The best example I can give is in season two. I’ll be honest, Blood of Elves, which is the book that we were adapting for this season, I was really terrified to adapt because it has these gorgeous, long character arcs and chapters that are just about Geralt and Tris and their friendship. Just an entire chapter of them speaking and caring about one another. And those are all things that we wanted to keep this season. And yet, we knew that without some sort of forward-propelling engine [to the plot], that not enough would happen to keep fans engaged. So, Yennefer is the perfect example. She really doesn’t appear in the book until the final third of it when she’s more or less called into service by Geralt. Geralt needs her to come and train Ciri. And I just thought, could we actually do a story where one of the fan-favorite characters is waiting in the wings and not progressing her own life forward at all? And not understanding what’s happened to her since the battle of Sodden, her challenges and her agenda and her journey, and just have her suddenly fly into Geralt’s story? I thought, I can’t do that. I can’t do that to her character. So that’s our stamp, I suppose, is starting to take these sort of beautiful tenants that Sapkowski has set up, and then making sure that we’re crafting a really coherent narrative around it and that all of our characters get the same love and attention.
So much of the pressure on the fantasy/sci-fi genre is on the world-building. How did you approach that?
I think that’s probably why season one was hard to write and, at times, I think, hard for viewers to follow because we took the approach of “throw everyone into the deep end.” I didn’t want to spend episode after episode explaining how magic worked or what the different kingdoms were and spending enough time with each of them so that we started to understand. I really wanted those things to unfold organically in the story. When Kelly Luegenbiehl, my Netflix executive on the show, first got the pilot, she was like, “I love it. But you need to tell us what a Witcher is.” I was like, right, that has to come in the first couple of pages.
I mean, trust me, from a writing perspective, we would put things in, pull them out. Is this too dense now? Are we actually not giving enough of the world, the Continent, to allow viewers to understand what’s happening? So it’s a super fine tight rope. What I can say is that so much of that heavy lifting was done in season one, which means it was a joy to write season two because it became that much more just about the characters and their stories.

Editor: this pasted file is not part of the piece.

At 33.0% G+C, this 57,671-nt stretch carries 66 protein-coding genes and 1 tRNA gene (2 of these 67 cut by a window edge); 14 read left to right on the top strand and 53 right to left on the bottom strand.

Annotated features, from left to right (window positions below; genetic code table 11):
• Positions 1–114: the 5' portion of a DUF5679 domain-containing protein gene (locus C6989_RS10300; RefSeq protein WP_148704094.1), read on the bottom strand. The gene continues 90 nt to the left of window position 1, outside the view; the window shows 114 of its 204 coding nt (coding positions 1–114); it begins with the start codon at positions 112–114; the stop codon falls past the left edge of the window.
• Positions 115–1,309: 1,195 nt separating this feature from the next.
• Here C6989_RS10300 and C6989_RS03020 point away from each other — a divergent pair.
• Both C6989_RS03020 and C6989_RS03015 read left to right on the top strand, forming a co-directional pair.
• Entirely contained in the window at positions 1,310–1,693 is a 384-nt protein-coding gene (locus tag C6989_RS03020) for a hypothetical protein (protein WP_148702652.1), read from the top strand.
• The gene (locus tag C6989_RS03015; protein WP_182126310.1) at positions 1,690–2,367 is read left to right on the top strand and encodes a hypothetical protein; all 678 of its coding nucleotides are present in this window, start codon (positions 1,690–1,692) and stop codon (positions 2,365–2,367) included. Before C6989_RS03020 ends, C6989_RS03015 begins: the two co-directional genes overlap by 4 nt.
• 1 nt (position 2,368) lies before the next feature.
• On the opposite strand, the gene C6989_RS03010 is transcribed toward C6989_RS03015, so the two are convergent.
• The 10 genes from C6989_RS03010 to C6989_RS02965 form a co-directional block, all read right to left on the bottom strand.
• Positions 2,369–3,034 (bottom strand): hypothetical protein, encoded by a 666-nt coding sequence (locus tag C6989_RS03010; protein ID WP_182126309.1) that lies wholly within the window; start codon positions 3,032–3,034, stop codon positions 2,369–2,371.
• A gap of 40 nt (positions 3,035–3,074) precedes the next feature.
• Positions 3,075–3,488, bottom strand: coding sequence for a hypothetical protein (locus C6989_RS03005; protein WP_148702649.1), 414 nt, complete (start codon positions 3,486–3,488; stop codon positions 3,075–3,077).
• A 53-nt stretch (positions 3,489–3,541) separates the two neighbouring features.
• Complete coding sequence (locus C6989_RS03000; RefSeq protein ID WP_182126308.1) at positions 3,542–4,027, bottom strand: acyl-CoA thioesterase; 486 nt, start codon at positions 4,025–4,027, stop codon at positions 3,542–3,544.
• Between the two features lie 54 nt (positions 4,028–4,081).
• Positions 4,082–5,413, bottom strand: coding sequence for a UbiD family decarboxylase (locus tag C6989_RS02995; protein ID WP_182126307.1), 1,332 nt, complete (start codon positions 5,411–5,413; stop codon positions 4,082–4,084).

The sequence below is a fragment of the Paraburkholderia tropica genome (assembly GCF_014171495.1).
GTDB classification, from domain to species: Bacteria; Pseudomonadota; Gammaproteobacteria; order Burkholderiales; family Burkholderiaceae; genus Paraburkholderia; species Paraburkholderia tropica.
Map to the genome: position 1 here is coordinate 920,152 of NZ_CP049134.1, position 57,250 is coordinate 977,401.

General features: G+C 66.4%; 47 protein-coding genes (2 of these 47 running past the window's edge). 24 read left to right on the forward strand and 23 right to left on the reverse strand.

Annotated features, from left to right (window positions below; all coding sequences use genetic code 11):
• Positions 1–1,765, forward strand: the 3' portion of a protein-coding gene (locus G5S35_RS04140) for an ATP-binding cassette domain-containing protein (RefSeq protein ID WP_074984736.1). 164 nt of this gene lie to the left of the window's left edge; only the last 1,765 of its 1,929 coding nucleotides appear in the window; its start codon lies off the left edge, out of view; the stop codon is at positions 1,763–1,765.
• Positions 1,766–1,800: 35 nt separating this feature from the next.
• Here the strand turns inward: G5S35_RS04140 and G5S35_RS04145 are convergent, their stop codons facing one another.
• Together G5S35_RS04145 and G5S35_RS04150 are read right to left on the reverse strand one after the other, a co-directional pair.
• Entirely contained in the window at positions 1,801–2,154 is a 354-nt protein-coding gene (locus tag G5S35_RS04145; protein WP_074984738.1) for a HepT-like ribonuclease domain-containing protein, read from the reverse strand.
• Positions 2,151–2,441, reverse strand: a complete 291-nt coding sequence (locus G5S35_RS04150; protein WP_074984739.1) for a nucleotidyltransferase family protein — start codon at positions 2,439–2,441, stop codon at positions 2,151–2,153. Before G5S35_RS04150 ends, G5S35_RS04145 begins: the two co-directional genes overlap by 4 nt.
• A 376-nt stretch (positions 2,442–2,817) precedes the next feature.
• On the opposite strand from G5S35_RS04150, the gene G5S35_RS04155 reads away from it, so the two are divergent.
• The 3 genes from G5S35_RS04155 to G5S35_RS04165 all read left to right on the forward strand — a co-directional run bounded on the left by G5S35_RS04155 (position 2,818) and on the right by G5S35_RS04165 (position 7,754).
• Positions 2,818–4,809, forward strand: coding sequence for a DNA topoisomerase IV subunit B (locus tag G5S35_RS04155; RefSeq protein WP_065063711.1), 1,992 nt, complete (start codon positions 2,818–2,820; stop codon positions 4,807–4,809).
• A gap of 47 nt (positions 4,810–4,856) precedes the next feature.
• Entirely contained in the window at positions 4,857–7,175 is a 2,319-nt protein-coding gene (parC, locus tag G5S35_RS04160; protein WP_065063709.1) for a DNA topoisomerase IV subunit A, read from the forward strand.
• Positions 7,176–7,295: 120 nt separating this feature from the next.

This franchise has so many beloved female characters. What is it like for you to adapt those strong female characters on-screen, and to be able to flesh out their stories even more so this season?
It’s so exciting. It’s such an honor to do, and that sounds cheesy, but truly, as a female showrunner of a huge fantasy franchise — there’s not a lot of women that have been in my role yet — and then to be able to further that by making sure that the women in the show are represented in an equally layered way, and an equally complicated way [as the men]. What’s interesting is that Sapkowski created incredibly strong female characters in the book, so I really give all credit to him for planting those seeds. The women are complicated and complex, and what I mean by that is that they’re not just background characters, nor are they always strong kick-ass women, which is false, as well. They are incredibly strong. They’re also incredibly vulnerable. They make terrible mistakes. They have to redeem themselves, and learn from things. And there are things that they regret doing. It really is a full 360 view of a woman. We don’t think about that with the storytelling of men. That’s just how they exist in storytelling worlds. The only thing that I did was I made sure that we were presenting them all equally on-screen. In the book, Geralt is obviously the protagonist, the Witcher, and we meet these characters only through his adventures. And that is the big thing that I wanted to shift for the series is that I wanted to understand who Yennefer was, what her life had been, her trauma, but also the joys of her life and her own journey long before she met Geralt. Because to me, that made their first interaction that much more interesting if I knew where she’d been and what she’d been doing.